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Off topic: Why is there such a huge worldwide effort to slash translation costs?
Thread poster: José Henrique Lamensdorf

José Henrique Lamensdorf  Identity Verified
Brazil
Local time: 13:27
English to Portuguese
+ ...
Jul 11, 2012

Today an idea struck me...

Everyone sees an immense worldwide effort to eliminate translation costs, either by developing further machine translation, or in initiatives like Duolingo.

Is translation really so expensive? In other words, do translators really make/cost so much money to justify such investments in replacing them with cost-free alternative solutions?

Let's compare a translator with a TV newscast anchorman or anchorwoman. All they do is to read aloud the news on the teleprompter, and all we see is a talking head doing it.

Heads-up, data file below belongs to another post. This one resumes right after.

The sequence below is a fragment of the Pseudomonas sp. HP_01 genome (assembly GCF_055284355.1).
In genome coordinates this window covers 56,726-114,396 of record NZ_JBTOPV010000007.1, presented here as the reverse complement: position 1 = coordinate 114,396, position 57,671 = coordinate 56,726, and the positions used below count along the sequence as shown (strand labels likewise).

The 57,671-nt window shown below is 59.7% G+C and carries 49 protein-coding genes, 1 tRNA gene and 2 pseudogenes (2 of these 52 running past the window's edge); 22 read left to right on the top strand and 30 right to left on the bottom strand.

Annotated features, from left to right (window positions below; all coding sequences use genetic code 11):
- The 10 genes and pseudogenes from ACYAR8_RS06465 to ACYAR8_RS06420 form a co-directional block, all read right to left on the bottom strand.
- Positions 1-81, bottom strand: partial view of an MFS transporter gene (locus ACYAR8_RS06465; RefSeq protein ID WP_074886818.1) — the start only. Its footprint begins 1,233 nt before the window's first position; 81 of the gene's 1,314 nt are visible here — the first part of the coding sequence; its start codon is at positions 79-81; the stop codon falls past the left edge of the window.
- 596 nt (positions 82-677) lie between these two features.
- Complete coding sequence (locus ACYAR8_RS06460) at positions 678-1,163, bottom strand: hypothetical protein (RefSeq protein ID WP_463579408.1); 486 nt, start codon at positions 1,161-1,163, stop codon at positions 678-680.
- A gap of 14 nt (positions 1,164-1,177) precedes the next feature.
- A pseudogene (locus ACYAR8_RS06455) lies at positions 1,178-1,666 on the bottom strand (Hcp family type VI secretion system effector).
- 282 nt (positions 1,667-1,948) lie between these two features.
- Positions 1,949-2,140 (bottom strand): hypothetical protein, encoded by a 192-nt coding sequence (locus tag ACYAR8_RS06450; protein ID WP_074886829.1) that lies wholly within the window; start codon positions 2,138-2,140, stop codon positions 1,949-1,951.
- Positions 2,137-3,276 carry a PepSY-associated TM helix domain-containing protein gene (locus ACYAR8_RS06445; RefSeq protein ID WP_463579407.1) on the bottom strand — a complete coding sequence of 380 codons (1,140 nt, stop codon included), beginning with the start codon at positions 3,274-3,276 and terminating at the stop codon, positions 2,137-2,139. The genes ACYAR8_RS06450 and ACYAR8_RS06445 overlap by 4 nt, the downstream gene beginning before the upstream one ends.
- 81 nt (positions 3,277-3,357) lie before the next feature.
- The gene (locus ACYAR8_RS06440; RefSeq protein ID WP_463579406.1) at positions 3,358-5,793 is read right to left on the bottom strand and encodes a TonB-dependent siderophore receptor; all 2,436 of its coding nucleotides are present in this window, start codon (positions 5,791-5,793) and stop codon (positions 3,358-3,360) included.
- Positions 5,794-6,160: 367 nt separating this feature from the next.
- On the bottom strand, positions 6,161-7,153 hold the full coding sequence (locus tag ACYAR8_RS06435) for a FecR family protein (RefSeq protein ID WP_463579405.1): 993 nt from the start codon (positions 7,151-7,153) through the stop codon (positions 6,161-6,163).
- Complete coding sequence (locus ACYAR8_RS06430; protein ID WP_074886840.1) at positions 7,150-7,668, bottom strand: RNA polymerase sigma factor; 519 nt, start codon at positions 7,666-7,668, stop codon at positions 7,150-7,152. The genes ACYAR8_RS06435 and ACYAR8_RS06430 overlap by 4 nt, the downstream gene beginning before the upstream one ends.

The technology is there... It's just a matter of putting the text used in the teleprompter (OCR it, if needed) through some text-to-speech software, and the network will be able to save on the hefty newscaster's salary. Furthermore, as their face won't be needed, the TV screen will be left available for visual commercial messages from sponsors, increasing the network income.

Why hasn't anybody considered this quite efficient opportunity, while there are so many people focused on replacing translators with something free?

[Edited at 2012-07-11 12:37 GMT]


 

564354352 (X)  Identity Verified
Denmark
Local time: 16:27
Danish to English
+ ...
Because translators are too humble Jul 11, 2012

I think we can blame 'the world at large' for a lot of the trouble, but what it boils down to is that we as a professional community are not very good at promoting ourselves.

If the rest of the world considers translation as mere secretarial work (no disrespect intended here) and we allow the world to remain in this belief, then we can only blame ourselves.